By Edward H. Hu, MD

1.  Very large practice with a single principal:  One has to wonder why such a large practice only has one ophthalmologist.  The individual may be unwilling to share or difficult to work with.  It is important to ask about previous associates and insist on speaking with all of them.


2.  Full financials are not revealed:  If the practice is not willing to have an open book policy at some point prior to partnership talks, one has to wonder whether the practice is hiding something.  This could lead to early mistrust, the ultimate deal breaker in a partnership.


3.  Poor communication:  Communication and trust are the keys to any successful relationship.  A business partnership is often equated to a marriage.  Regularly scheduled administrative meetings are critical to staying on the same page.  Even if the new associate does not have voting rights, he/she should be invited to attend these meeting if the future partners are serious about adding another partner and not just retaining an employee.


4.  Family involvement:  If there are members family working in the practice, what are the odds that the new associate will win a dispute against family?  Blood is always thicker than water.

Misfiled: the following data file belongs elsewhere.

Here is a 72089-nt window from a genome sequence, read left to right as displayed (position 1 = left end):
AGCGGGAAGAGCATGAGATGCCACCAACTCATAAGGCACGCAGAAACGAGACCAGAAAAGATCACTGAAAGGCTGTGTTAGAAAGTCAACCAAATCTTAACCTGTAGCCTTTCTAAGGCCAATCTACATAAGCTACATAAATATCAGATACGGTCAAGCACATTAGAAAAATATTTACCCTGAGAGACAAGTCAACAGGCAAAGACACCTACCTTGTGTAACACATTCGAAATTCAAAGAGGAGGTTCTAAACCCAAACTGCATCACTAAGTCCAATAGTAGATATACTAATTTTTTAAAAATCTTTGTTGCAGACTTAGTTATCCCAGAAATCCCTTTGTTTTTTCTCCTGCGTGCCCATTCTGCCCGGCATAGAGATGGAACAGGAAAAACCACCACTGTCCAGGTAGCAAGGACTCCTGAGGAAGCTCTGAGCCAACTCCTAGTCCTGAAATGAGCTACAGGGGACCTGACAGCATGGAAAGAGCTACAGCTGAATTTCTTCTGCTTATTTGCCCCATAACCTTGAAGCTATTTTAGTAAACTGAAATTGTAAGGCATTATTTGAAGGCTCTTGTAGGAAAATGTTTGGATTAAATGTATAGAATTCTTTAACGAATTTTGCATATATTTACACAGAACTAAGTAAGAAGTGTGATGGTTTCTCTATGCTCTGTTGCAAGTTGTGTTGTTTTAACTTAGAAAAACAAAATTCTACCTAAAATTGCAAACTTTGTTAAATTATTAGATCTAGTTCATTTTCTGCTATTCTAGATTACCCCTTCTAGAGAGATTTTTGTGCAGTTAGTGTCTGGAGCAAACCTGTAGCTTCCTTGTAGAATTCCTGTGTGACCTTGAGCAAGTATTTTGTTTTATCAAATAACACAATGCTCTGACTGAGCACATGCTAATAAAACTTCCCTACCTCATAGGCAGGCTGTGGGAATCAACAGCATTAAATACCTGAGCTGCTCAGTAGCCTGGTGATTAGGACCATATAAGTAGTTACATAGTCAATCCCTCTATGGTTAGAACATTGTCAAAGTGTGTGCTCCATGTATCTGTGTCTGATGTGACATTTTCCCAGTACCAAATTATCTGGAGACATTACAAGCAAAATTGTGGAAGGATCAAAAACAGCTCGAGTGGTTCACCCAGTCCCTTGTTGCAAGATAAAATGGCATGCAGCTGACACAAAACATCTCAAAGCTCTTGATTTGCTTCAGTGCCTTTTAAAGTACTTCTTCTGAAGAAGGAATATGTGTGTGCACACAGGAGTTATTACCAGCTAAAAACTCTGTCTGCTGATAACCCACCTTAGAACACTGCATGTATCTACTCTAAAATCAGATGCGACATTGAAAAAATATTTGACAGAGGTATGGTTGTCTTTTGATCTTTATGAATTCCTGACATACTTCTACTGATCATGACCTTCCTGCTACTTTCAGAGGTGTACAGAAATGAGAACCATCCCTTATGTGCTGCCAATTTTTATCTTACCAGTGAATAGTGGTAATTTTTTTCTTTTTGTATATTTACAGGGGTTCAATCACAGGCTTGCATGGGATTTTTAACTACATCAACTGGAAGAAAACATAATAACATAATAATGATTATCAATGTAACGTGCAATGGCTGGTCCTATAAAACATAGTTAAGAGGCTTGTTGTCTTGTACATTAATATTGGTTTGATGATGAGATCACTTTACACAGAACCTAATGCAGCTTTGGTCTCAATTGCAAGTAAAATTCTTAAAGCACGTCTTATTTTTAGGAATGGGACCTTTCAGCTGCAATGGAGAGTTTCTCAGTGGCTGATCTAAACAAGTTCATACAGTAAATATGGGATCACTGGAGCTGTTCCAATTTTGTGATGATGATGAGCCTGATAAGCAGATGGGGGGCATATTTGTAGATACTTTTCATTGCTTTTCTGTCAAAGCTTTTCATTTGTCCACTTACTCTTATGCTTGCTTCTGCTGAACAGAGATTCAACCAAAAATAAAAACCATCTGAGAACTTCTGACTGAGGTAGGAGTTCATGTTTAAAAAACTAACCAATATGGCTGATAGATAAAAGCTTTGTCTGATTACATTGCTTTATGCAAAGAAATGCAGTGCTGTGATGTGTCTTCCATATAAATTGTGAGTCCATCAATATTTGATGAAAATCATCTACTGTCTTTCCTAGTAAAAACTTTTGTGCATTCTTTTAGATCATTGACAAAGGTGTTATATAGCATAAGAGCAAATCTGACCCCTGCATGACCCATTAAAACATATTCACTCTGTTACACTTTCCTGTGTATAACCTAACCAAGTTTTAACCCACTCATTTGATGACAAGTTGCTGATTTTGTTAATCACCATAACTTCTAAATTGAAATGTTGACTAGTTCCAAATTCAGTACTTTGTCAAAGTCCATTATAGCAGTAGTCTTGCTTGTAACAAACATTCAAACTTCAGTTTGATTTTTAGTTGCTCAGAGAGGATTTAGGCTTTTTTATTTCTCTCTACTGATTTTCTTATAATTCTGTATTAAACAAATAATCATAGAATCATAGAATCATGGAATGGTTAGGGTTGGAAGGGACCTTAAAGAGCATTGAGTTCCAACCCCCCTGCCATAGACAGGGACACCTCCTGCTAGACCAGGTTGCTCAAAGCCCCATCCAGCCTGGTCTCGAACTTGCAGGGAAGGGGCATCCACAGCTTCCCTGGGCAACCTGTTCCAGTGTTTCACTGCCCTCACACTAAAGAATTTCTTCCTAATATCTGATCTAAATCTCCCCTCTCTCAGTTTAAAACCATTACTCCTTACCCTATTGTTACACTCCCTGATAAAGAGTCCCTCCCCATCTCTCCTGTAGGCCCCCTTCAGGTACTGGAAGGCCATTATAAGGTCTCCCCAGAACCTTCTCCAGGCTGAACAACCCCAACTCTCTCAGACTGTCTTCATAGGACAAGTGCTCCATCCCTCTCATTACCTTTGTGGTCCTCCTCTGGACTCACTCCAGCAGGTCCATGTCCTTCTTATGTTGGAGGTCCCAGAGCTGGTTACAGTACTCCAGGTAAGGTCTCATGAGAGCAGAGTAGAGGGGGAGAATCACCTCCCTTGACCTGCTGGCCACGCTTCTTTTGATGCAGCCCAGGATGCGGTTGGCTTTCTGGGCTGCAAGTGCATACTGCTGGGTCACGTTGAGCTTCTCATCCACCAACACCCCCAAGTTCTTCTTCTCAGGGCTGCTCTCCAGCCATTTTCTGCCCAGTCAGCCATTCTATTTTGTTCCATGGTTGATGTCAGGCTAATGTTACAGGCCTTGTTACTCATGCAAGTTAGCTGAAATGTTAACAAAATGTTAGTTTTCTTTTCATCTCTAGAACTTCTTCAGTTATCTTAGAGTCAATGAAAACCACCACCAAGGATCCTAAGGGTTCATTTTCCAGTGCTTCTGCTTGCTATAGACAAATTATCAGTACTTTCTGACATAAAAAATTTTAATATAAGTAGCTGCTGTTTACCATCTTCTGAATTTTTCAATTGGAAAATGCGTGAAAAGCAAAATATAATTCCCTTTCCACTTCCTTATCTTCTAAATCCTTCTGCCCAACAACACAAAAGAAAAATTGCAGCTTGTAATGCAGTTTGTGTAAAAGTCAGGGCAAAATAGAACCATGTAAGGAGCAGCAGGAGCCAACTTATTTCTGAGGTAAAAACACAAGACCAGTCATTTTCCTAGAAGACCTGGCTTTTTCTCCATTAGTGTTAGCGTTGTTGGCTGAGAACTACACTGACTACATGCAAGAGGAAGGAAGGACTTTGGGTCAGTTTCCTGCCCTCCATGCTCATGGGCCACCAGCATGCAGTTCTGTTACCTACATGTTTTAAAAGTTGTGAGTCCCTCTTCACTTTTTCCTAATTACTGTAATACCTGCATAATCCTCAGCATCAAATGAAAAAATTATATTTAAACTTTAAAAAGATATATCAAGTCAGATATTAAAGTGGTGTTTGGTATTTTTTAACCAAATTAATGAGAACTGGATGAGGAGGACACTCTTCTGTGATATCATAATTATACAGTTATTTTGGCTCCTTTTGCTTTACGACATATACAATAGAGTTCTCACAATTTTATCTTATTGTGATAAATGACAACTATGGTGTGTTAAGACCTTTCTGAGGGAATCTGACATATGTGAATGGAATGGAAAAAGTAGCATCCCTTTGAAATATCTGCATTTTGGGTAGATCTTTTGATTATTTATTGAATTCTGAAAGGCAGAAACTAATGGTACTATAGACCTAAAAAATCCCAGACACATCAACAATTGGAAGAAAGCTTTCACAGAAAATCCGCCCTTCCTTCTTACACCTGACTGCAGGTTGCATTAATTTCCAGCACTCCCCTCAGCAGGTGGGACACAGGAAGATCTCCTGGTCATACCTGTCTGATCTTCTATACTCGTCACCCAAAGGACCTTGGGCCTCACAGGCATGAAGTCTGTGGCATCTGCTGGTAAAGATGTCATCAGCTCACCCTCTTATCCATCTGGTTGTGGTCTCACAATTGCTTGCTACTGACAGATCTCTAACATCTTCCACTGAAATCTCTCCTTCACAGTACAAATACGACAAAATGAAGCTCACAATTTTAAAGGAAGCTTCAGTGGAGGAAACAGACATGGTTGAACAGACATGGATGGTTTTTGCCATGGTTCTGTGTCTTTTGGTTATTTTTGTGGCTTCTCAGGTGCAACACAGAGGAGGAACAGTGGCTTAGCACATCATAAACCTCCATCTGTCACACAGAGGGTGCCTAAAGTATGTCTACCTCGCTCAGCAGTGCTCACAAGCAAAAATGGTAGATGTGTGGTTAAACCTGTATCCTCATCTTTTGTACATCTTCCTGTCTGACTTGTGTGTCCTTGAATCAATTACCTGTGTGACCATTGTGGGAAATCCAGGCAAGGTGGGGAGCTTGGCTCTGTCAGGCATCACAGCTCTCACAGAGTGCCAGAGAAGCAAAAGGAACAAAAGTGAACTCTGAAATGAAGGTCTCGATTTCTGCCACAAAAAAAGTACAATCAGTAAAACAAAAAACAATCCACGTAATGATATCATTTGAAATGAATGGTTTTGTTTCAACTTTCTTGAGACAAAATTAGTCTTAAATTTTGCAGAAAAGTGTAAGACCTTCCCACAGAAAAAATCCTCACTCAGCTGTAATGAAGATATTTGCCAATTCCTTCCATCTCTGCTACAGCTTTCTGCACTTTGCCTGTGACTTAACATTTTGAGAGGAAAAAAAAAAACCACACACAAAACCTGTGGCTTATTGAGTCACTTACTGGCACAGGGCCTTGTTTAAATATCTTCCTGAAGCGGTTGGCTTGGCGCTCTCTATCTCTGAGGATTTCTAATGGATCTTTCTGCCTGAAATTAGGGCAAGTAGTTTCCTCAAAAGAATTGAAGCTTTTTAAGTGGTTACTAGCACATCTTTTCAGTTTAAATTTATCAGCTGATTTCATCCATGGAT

5.  No control of scheduling:  Some practices may have the new associate see all the routine exam/vision plan/lower reimbursement patients.  One should ask how new patients are distributed and the solution should be fair for both parties. 

Coming out of residency training from a supportive academic environment, it is easy to be trusting.  Unfortunately, despite our intelligence and accomplishments, many of us do not have the business savvy required initially to see clearly.  The business side of Ophthalmology is just as important as the clinical side.  In the right environment, both sides can be equally gratifying in their respective ways. 

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